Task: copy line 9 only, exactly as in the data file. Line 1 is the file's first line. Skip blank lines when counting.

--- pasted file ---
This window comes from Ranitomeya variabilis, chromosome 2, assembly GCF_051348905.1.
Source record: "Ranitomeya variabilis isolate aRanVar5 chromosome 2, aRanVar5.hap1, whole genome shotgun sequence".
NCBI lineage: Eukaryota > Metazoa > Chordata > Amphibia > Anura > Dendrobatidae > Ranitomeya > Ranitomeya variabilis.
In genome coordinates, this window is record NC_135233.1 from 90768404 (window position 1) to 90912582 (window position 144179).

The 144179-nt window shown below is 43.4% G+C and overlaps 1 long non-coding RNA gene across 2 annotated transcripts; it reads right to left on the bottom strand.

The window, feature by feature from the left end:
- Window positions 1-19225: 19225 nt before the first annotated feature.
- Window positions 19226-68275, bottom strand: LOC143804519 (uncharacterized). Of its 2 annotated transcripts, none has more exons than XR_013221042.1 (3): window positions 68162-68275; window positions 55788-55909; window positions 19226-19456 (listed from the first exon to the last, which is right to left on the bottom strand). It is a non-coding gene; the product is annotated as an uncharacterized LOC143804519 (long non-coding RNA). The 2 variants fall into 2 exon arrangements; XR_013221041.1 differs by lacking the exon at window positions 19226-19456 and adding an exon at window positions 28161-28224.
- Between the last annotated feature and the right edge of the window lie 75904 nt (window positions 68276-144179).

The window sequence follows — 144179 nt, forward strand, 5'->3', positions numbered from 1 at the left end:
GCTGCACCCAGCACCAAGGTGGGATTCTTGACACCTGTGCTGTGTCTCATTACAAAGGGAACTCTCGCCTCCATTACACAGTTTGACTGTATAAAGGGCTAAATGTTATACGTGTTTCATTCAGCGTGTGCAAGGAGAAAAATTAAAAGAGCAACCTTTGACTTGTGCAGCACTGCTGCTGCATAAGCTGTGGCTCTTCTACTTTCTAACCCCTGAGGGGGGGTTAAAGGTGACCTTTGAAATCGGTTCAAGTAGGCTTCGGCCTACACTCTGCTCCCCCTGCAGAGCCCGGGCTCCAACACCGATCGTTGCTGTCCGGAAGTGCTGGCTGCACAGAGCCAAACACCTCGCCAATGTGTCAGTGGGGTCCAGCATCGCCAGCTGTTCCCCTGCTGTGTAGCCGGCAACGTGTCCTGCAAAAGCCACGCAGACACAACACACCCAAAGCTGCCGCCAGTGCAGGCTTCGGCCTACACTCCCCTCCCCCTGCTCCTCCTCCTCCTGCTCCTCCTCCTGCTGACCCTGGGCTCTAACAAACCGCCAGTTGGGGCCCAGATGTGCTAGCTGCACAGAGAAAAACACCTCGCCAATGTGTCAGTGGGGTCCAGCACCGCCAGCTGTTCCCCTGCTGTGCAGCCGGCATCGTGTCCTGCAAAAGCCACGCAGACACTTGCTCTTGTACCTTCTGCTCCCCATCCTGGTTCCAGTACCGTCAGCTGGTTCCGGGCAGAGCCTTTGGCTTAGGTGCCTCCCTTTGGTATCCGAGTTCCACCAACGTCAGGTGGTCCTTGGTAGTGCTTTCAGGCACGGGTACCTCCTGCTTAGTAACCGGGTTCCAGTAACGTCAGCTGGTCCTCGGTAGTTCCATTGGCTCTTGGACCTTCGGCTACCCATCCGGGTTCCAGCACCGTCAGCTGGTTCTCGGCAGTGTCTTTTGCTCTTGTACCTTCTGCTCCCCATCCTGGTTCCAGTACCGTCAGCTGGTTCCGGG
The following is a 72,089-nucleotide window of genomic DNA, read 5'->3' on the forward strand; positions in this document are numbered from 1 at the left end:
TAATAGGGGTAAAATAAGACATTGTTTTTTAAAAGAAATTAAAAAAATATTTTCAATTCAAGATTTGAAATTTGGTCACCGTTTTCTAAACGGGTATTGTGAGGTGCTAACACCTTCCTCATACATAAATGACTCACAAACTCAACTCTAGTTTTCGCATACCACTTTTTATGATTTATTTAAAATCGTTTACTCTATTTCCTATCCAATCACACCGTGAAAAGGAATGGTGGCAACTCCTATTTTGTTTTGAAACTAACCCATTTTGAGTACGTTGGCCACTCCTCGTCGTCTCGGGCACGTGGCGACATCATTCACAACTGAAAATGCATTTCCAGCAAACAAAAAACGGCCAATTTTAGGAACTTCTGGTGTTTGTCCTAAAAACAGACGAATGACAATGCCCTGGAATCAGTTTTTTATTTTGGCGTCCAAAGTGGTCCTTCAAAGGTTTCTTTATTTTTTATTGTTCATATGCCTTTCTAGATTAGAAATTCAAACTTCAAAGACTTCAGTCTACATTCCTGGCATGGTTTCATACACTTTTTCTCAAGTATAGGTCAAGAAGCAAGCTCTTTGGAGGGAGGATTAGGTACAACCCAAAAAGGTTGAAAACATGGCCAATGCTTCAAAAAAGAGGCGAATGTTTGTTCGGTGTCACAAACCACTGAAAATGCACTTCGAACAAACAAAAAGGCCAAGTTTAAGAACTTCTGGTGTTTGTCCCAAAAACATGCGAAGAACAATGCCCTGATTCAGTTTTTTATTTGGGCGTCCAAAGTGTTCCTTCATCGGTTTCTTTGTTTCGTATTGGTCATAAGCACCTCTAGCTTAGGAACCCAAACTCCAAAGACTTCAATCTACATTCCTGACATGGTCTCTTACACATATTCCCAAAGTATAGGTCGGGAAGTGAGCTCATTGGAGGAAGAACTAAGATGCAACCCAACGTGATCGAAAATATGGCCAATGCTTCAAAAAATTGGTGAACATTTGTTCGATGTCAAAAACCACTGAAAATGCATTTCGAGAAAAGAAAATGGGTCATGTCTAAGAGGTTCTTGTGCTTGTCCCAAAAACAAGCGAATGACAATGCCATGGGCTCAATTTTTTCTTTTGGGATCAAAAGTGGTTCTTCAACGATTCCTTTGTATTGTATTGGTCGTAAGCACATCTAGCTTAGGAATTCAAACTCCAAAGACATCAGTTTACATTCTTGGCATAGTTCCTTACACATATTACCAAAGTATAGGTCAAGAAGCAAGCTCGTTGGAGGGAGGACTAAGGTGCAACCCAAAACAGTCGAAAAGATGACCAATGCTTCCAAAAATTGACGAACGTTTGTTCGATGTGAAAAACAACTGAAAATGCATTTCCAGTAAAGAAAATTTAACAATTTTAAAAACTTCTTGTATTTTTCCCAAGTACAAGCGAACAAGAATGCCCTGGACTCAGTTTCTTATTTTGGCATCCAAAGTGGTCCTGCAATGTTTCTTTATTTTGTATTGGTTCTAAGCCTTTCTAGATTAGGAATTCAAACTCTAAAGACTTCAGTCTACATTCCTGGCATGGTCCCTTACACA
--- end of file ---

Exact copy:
- Between the last annotated feature and the right edge of the window lie 75904 nt (window positions 68276-144179).